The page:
Jazz, world music, pop, classical crossover, country.

These are all genres in which banjo virtuoso Béla Fleck has won Grammys so far.

He earned his latest - 12th overall - in February for "Throw Down Your Heart: Africa Sessions Part 2." In 2008, Fleck traveled to Uganda, Tanzania, The Gambia and Mali to explore the roots of banjo music and record an album. The project was captured in a documentary by the same name.

Fleck, 52, who lives in Nashville, Tenn., won't have to travel so far to present his latest tunes. He and his band The Flecktones stop in York May 31 at the Strand-Capitol Performing Arts Center.

The tour, which kicks off two nights earlier, will be the first time the original members - Fleck, bassist Victor Wooten, percussionist Roy "Futureman" Wooten and harmonica player/pianist Howard Levy - join forces for nearly two decades. Saxophonist Jeff Coffin became a Flecktone in 1997. A decade later, he toured with Dave Matthews Band and became a permanent fixture with the group after the August 2008 death of LeRoi Moore.

The Flecktones reunion sparked a new sound and a new album, "Rocket Science," which hit stores Tuesday.

Since Fleck's schedule is like his music - a frenzied fusion - he answered questions via email:

I read that "Beverly Hillbillies" inspired you to play banjo. Where does your musical inspiration come from these days? Any TV shows that you like to tune into if you get the chance? I saw that show, and it literally changed my life. These days, I get a lot of energy from listening to classical music. It's amazing stuff. I don't have any particular TV shows that I am into these days.

You grew up in New York City, which doesn't seem like bluegrass central. How did you meet other musicians? New York was a great place to learn to play the banjo. Eric Weissberg, who recorded "Dueling Banjos," was there. Tony Trischka was there. Marc Horowitz, Marty Cutler and loads of other great banjo players (were there). The folk boom was huge in New York City, and bluegrass was a big piece of that.

When did you decide to write a banjo concerto? Can you talk about the challenges you faced? I have had the chance to co-write two banjo concertos with Edgar Meyer, who really knows what he is doing. I needed to see if I could do it on my own this time, mostly for my self-respect! Luckily, a great orchestra, the Nashville Symphony, believed I might be able to create a good one and commissioned this piece - the first commissioned banjo concerto that I know of.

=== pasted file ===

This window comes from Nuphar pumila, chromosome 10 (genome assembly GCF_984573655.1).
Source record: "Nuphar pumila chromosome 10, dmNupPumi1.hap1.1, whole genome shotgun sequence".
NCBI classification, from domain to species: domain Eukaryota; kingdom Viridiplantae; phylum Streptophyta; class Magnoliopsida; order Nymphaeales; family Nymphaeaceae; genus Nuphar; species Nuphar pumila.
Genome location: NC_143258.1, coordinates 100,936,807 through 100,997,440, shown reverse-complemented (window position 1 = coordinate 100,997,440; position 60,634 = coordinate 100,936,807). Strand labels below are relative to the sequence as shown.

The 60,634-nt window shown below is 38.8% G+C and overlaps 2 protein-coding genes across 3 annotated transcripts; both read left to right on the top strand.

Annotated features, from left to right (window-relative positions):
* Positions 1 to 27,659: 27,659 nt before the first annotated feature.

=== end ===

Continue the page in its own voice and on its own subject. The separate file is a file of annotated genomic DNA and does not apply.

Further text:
Can you share some of your experiences while working on the album and documentary "Throw Down Your Heart?" Going to Africa for this project was one of the greatest experiences of my life. And I was able to tour with so many (musicians) here in the states. It was wonderful. Some of them I found out about when I was in Africa, and some of them I had already heard about from home.

What helps you keep your sanity on the road, especially when traveling on different continents? The people I perform and tour with are very carefully chosen, so it is like a family when we travel. We have great times together on and off stage. Then I always bring extra work to do, whether it's editing, composing or preparing for the next musical situation that is coming up.

Do you look forward to summertime and outdoor concerts and festivals? Any stops that you are excited about in the coming months? I really do like being outdoors on summer stages. But variety is the best, so theaters, clubs, festivals, even house concerts can be fun.

Have you ever collaborated with York County's own bluegrass star Del McCoury? Yes, I was a big fan of Del's and got to play with him in the early days. A decade or so back, I had the lucky honor of getting to sing a baritone part on one of his records. That was unlikely, to say the least! We are friends.

What other musicians would you like to collaborate with someday? I am thinking about doing something with Marcus Roberts, the incredible jazz pianist. There are so many great musicians that I'd love to work with (but) nothing beats playing with the Flecktones. Playing a lot together this year - after a long time off - sounds really good to me. Reuniting with Howard Levy, who left the band in 1992, has been pretty incredible.

Do you have any interesting projects in the works? Have you been in the studio recently? The Flecktones have a brand new CD called "Rocket Science," the first one we've made with Howard since 1992. Next, I hope to record the banjo concerto.

What do you like to do to unwind when you're not on the road? Get healthy, eat right, exercise and spend time with friends. On tour, it is hard to keep up a healthy lifestyle.

- Erin McCracken, FlipSide staff

If you go

WHAT: Béla Fleck and The Flecktones

WHEN: 7:30 p.m. May 31

WHERE: Strand-Capitol Performing Arts Center, 50 N. George St., York

COST: $28, $34, $39

DETAILS: 846-1111 or visit


Béla Fleck and The Flecktones:

Béla Fleck:

Victor Wooten:

Roy "Futureman" Wooten:

Howard Levy:

Jeff Coffin:

"Throw Down Your Heart":

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